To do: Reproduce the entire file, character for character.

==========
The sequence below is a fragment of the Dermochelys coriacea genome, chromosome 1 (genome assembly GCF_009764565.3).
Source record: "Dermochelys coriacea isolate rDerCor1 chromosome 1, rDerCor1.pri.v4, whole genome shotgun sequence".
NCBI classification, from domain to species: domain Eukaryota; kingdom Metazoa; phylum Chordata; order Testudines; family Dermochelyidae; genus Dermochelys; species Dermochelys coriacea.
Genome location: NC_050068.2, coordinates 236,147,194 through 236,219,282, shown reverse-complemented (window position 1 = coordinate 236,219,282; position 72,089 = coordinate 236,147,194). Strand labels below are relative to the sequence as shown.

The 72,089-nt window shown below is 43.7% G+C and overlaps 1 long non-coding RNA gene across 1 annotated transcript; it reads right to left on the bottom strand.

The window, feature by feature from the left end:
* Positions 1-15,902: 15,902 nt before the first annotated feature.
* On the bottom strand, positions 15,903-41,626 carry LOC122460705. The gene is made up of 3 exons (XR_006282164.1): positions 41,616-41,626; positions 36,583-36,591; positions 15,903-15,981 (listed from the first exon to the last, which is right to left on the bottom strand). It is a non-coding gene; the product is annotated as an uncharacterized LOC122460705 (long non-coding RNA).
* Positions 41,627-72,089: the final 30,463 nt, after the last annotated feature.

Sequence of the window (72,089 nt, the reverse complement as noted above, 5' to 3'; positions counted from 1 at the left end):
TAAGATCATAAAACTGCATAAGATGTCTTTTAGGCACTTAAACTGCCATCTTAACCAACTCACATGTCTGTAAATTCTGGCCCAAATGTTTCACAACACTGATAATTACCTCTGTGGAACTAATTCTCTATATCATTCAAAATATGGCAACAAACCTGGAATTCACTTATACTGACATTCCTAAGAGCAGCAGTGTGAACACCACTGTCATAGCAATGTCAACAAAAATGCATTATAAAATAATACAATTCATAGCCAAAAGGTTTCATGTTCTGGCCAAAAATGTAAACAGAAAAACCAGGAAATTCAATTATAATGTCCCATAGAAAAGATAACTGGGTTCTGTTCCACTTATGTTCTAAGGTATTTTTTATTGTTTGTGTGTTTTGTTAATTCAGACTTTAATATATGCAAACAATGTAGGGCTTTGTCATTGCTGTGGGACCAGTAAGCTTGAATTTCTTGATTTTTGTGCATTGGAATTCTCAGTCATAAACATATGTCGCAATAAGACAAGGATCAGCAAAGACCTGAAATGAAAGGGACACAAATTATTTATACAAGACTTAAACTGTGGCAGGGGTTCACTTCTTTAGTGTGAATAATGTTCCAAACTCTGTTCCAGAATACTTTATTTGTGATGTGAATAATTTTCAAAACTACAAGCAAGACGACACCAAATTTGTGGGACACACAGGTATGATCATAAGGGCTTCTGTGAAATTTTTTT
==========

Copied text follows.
The sequence below is a fragment of the Dermochelys coriacea genome, chromosome 1 (genome assembly GCF_009764565.3).
Source record: "Dermochelys coriacea isolate rDerCor1 chromosome 1, rDerCor1.pri.v4, whole genome shotgun sequence".
NCBI classification, from domain to species: domain Eukaryota; kingdom Metazoa; phylum Chordata; order Testudines; family Dermochelyidae; genus Dermochelys; species Dermochelys coriacea.
Genome location: NC_050068.2, coordinates 236,147,194 through 236,219,282, shown reverse-complemented (window position 1 = coordinate 236,219,282; position 72,089 = coordinate 236,147,194). Strand labels below are relative to the sequence as shown.

The 72,089-nt window shown below is 43.7% G+C and overlaps 1 long non-coding RNA gene across 1 annotated transcript; it reads right to left on the bottom strand.

The window, feature by feature from the left end:
* Positions 1-15,902: 15,902 nt before the first annotated feature.
* On the bottom strand, positions 15,903-41,626 carry LOC122460705. The gene is made up of 3 exons (XR_006282164.1): positions 41,616-41,626; positions 36,583-36,591; positions 15,903-15,981 (listed from the first exon to the last, which is right to left on the bottom strand). It is a non-coding gene; the product is annotated as an uncharacterized LOC122460705 (long non-coding RNA).
* Positions 41,627-72,089: the final 30,463 nt, after the last annotated feature.

Sequence of the window (72,089 nt, the reverse complement as noted above, 5' to 3'; positions counted from 1 at the left end):
TAAGATCATAAAACTGCATAAGATGTCTTTTAGGCACTTAAACTGCCATCTTAACCAACTCACATGTCTGTAAATTCTGGCCCAAATGTTTCACAACACTGATAATTACCTCTGTGGAACTAATTCTCTATATCATTCAAAATATGGCAACAAACCTGGAATTCACTTATACTGACATTCCTAAGAGCAGCAGTGTGAACACCACTGTCATAGCAATGTCAACAAAAATGCATTATAAAATAATACAATTCATAGCCAAAAGGTTTCATGTTCTGGCCAAAAATGTAAACAGAAAAACCAGGAAATTCAATTATAATGTCCCATAGAAAAGATAACTGGGTTCTGTTCCACTTATGTTCTAAGGTATTTTTTATTGTTTGTGTGTTTTGTTAATTCAGACTTTAATATATGCAAACAATGTAGGGCTTTGTCATTGCTGTGGGACCAGTAAGCTTGAATTTCTTGATTTTTGTGCATTGGAATTCTCAGTCATAAACATATGTCGCAATAAGACAAGGATCAGCAAAGACCTGAAATGAAAGGGACACAAATTATTTATACAAGACTTAAACTGTGGCAGGGGTTCACTTCTTTAGTGTGAATAATGTTCCAAACTCTGTTCCAGAATACTTTATTTGTGATGTGAATAATTTTCAAAACTACAAGCAAGACGACACCAAATTTGTGGGACACACAGGTATGATCATAAGGGCTTCTGTGAAATTTTTTT